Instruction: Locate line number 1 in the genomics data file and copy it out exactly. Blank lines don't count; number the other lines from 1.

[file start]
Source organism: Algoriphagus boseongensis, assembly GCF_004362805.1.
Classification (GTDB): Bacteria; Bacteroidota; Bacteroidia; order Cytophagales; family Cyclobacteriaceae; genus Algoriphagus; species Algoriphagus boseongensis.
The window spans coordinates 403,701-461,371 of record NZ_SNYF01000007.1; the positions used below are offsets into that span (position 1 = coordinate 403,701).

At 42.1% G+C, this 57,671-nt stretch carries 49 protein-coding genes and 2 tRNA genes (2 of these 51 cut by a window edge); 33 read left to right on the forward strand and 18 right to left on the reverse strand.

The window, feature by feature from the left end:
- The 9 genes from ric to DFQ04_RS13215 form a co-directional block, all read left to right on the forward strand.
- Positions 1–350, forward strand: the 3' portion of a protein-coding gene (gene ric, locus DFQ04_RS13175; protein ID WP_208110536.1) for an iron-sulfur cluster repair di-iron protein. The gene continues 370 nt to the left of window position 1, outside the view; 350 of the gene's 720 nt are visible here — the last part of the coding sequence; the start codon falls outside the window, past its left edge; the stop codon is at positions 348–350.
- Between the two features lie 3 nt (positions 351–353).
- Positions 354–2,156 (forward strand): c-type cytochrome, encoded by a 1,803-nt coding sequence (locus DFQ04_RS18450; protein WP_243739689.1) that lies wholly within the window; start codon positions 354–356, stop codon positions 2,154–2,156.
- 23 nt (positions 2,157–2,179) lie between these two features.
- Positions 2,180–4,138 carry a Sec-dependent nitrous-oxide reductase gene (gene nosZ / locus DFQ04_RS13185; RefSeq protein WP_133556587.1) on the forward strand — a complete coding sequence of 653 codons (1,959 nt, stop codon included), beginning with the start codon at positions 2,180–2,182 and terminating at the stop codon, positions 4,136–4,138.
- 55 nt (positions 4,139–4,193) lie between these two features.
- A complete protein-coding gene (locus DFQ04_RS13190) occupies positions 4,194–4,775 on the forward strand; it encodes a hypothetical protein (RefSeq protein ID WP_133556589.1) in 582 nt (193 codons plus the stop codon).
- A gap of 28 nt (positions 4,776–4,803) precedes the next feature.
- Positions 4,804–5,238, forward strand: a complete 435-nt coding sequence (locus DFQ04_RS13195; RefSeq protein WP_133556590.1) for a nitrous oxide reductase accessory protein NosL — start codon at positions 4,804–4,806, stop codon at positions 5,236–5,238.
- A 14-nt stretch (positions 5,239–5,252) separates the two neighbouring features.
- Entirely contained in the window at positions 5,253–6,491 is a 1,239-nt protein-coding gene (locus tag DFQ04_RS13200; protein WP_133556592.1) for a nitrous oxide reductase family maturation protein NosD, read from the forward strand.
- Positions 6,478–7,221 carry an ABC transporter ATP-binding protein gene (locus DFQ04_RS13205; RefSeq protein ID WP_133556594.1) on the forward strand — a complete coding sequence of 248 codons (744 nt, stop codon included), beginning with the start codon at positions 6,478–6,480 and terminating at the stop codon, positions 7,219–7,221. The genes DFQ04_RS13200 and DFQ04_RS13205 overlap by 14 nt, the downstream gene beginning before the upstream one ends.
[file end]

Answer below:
Source organism: Algoriphagus boseongensis, assembly GCF_004362805.1.